If, despite your best efforts, your child gets lost, make sure you remain calm and follow through on the plan.  When they are safety returned to you, do your best not to get angry and, if deserved, to praise them for following the agreed-upon safety plan.

Read this article for some tips on what to teach your child to do if they get lost.

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Click here to read this article in full.

We all do our best to keep an eye on our kids, but the reality is that sometimes “things happen”, despite our diligence.  That’s why we should take some time to teach our children what to do if they should get separated from us.  Skills like these will help to keep them safe!

If your children’s safety is important to you, you may also wish to read my posts on Bike Safety and Sun Safety.

 

 

Sun safety

Just a little sun safety reminder. Many people are under the impression that sunscreen is only necessary when the sun is shining, however, teach your children that it should also be worn on cloudy days, since damaging UVB rays can still get through the clouds.

Make sure your kids use a broad-spectrum sunscreen (i.e. one that protects them from both UVA and UVB rays), that has an SPF of at least 15. Kids should also be taught to reapply sunscreen every 2-3 hours, and/or after swimming or sweating.

Lastly, get your kids into the habit of checking the expiry date on the sunscreen bottle before they use it, as the ingredients in sunscreen become less effective over time and will likely not protect them adequately if used past the date shown.

For more information about sunscreen, how to choose it, and how to use it for maximum effectiveness, check out this article by the Canadian Cancer Society.

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Click here to read this full article.

If you’re interested in teaching your child how to keep themselves safe, you may also wish to read my posts on Bike Safety and Thunderstorm Safety.

 

The Funny Side of Parenting

Happy Friday!  Sometimes, as parents, we forget to have a sense of humour.  I thought everyone could benefit from a look at the funny side of parenting, so here are a couple of “funny but oh so true” parenting quotes.  Have a wonderful week-end!

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“We used to want it all…now we just want to pee alone.”  – Unknown (we’ve all been there!)
“Having children is like living in a frat house – nobody sleeps, everything’s broken, and there’s a lot of throwing up.” – Ray Romano

Helping kids with homework

There are definitely different “schools” of thought when it comes to the involvement of parents in their children’s homework.  One thing is clear though, parents should never complete homework (or projects) for their children, as this ensures that very little, if any, learning will take place.

So, what role can parents play with respect to helping kids with homework?  I believe that children should be responsible for completing their homework but that parents can help guide them along the way, teaching them important study and life skills in the process.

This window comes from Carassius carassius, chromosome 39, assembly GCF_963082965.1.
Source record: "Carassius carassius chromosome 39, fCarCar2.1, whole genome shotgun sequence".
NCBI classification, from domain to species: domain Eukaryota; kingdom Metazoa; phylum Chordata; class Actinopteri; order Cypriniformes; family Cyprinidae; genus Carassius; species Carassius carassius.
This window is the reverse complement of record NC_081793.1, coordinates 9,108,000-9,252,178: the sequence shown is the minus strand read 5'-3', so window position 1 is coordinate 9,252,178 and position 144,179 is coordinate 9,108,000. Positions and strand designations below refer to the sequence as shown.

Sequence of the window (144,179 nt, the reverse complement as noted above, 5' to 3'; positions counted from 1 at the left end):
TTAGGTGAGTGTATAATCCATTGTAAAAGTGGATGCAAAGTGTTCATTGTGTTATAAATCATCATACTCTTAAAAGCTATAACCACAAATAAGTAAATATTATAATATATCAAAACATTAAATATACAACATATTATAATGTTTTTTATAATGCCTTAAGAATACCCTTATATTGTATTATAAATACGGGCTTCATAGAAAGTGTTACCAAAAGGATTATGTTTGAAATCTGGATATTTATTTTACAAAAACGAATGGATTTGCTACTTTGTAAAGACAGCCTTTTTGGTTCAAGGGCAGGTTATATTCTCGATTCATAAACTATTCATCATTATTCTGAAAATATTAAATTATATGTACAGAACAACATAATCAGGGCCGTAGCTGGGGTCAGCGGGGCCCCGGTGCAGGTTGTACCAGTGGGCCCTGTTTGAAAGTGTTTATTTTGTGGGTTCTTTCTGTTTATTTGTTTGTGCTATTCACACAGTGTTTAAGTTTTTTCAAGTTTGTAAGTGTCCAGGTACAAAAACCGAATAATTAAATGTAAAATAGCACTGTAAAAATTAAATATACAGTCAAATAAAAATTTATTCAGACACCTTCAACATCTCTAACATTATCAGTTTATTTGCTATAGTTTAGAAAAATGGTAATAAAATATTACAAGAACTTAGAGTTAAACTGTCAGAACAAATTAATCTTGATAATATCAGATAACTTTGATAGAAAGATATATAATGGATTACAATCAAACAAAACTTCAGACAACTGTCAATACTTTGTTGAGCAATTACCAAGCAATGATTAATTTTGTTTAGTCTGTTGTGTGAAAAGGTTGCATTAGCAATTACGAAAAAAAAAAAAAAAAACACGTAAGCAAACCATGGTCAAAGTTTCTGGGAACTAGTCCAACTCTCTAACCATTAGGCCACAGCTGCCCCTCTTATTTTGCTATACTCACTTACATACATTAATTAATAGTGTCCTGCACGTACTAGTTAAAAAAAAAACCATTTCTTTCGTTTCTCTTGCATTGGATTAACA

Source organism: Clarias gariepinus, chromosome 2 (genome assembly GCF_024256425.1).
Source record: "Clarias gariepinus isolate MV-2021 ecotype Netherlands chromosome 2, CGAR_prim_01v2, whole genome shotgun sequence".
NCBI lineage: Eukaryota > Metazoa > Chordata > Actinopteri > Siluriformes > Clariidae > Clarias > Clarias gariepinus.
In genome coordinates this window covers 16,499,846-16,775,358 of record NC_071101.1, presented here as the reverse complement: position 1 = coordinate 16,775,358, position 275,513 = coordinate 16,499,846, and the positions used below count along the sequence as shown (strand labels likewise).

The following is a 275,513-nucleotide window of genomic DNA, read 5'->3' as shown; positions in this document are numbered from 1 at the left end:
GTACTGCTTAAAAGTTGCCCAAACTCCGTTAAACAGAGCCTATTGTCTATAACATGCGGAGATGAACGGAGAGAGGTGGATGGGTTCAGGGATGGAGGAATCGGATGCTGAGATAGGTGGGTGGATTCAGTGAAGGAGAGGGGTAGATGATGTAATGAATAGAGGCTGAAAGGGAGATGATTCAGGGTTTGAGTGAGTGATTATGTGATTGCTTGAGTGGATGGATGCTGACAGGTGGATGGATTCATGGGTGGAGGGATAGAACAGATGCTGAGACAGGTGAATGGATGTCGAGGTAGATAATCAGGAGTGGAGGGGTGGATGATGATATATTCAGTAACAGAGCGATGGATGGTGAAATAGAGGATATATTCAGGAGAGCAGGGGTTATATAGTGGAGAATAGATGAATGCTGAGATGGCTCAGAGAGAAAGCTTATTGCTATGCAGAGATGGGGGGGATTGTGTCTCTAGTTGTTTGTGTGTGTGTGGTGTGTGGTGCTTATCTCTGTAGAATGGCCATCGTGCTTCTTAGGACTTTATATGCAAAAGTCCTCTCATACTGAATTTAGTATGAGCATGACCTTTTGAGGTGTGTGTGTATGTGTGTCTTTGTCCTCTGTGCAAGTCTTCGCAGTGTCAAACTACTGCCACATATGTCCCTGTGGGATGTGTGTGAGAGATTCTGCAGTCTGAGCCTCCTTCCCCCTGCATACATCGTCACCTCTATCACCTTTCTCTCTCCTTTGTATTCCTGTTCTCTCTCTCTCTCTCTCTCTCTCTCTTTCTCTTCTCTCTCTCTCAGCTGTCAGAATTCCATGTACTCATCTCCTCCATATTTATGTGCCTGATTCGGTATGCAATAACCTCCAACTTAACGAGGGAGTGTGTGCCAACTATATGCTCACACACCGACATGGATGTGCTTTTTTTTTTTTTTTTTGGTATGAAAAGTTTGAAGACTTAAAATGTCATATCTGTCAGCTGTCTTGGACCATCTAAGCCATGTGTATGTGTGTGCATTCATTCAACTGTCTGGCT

For example, parents can teach children discipline by setting a time to complete work and sticking to it.  We can teach our kids to be organized by having a study space free of distractions and where they have easy access to whatever supplies they need.  We can also teach them the value of planning by making sure instructions are followed and timelines are met (e.g. have them spend a bit of time before they start working on a project to identify project tasks and when they need to be completed).

Whenever possible, try to encourage your children to be independent learners, looking to external sources for answers (e.g. a thesaurus, their teacher, discussions in class), rather than counting on you to supply them.

Check out this great article for more ways parents can help manage their children’s learning and create independent and savvy learners.

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Click here to view the full article.

Helping kids with homework is tricky at best (after all, we as parents clearly “don’t know anything”), so maybe the best guidance we can offer our children is to teach them about the process to be followed when studying and completing projects.  Rest assured, they will use these skills in many capacities throughout their lifetimes.

If you’re interested in teaching your children study skills, you may also wish to read my posts on “Preparing to study“, “How to study effectively” and “Memory Techniques“.

 

Preparing to study

It’s that time again…time to shake off the ‘lazy-hazy-summer-vacation’ cobwebs and get to work!  Even though I’ve called this post “preparing to study”, the reality is that pretty much the same steps should be followed whether your child is sitting down to study, do their homework, or work on a project or paper.  In truth, the ‘good study habits’ (defined by www.yourdictionary.com as “the behaviors used when preparing for tests or learning academic material”) they form now, will benefit them the rest of their lives, whether they are studying for their SAT’s or preparing a presentation for work.

Most kids will try to convince you that they work best when the TV is on or when the music is blaring, but very few people can truly concentrate with that level of noise and distraction.  What they need to do is to create an environment that promotes focus and learning.  Having said that, there may be some minor differences in what works for one person versus another, but some general rules apply.

Check out this great article for a list of questions your child should ask themselves when preparing to study, if they want to make sure to maximize their productivity.

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Click here to read the full article.

Once your kids have taken the necessary steps to prepare themselves and their work area for studying, the next step is to learn how to study effectively.  If you’re interested in learning how to teach your children some effective study strategies, read my post entitled, “How to study effectively“.  You may also wish to check out my posts on “Memory Techniques” and “Mnemonic Study Strategies” for information on these critical student skills.